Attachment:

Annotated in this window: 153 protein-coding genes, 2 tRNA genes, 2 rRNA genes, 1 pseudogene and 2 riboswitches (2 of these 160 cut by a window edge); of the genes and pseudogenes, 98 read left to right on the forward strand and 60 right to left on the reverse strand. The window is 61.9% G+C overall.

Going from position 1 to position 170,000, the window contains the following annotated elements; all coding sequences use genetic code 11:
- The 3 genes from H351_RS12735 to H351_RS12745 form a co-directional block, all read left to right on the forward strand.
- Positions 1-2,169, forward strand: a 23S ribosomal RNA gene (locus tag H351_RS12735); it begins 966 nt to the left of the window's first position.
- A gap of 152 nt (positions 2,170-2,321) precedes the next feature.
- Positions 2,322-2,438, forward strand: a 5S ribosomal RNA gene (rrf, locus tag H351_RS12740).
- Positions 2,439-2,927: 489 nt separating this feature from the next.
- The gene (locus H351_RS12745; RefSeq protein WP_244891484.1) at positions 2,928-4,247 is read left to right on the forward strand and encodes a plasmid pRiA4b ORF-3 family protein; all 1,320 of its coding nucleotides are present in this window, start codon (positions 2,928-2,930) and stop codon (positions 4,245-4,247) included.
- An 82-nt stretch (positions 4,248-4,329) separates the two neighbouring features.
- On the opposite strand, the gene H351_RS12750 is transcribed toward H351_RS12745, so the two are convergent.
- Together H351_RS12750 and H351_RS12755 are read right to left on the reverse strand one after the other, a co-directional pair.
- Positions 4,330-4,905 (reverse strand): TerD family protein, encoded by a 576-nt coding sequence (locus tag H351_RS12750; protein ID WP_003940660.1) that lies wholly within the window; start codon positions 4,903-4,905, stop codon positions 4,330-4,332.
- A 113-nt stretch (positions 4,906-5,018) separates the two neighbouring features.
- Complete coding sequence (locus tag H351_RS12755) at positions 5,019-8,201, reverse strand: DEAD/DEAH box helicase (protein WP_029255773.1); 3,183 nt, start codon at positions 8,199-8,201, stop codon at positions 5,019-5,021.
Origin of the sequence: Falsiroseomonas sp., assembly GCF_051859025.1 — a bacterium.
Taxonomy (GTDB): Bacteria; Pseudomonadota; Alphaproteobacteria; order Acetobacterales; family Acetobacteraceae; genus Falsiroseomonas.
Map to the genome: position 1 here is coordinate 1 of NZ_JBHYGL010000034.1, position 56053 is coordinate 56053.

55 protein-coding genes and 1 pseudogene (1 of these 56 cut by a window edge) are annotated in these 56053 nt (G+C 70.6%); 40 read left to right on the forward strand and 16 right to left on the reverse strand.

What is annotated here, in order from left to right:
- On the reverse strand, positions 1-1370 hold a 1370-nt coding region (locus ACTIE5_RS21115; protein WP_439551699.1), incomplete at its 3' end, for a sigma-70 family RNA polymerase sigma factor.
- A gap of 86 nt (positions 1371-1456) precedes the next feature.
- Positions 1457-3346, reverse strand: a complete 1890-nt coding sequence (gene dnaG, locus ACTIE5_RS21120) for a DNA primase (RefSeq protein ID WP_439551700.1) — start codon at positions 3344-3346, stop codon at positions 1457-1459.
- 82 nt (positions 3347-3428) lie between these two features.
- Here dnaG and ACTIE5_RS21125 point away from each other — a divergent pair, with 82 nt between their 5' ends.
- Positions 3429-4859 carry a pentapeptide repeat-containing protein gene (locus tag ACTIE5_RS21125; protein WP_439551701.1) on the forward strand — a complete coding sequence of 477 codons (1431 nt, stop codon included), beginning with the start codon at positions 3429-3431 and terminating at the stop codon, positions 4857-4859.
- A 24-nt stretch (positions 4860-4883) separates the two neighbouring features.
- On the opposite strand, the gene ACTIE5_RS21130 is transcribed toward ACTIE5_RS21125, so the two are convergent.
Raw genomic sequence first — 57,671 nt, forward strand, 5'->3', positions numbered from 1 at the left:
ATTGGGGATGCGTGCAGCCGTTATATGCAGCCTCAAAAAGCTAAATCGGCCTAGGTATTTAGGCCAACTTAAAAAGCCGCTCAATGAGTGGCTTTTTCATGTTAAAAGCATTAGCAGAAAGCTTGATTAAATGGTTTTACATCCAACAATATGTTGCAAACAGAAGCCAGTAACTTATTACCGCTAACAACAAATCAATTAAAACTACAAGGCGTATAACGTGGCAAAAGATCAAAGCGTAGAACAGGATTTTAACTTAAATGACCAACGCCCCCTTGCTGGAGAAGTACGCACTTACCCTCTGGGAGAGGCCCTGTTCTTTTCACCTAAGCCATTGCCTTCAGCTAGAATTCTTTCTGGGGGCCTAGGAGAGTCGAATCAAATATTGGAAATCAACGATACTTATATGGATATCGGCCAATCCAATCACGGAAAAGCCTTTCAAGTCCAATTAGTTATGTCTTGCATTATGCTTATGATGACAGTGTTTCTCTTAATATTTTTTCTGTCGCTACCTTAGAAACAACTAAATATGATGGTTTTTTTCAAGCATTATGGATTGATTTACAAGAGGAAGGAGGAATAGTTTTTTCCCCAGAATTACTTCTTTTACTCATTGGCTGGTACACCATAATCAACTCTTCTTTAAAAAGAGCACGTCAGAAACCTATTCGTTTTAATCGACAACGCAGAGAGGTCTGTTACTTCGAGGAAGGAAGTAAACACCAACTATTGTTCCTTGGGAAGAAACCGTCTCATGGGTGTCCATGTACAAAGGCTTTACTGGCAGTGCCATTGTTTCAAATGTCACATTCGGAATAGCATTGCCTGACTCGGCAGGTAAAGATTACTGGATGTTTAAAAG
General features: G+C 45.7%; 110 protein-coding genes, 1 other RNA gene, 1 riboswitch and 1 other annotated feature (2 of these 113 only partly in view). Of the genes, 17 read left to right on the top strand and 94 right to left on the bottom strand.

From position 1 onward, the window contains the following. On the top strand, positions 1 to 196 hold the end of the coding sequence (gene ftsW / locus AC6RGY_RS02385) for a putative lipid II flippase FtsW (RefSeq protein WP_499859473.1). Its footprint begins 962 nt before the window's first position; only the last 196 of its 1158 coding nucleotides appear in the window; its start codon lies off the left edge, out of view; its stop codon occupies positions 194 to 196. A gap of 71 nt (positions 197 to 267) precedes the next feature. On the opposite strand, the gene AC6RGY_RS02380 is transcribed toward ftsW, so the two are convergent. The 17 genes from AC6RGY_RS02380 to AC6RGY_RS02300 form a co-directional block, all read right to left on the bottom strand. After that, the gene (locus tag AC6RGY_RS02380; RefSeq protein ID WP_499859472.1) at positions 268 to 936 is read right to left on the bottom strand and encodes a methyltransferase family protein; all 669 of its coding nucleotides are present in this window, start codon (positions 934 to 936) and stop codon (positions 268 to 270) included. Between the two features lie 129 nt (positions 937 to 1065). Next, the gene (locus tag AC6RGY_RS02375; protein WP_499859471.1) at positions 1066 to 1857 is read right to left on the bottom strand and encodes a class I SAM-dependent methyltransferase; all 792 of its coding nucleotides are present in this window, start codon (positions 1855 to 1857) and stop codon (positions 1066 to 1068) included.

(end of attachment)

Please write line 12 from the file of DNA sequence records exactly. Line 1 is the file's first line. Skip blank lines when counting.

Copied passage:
- Positions 4,330-4,905 (reverse strand): TerD family protein, encoded by a 576-nt coding sequence (locus tag H351_RS12750; protein ID WP_003940660.1) that lies wholly within the window; start codon positions 4,903-4,905, stop codon positions 4,330-4,332.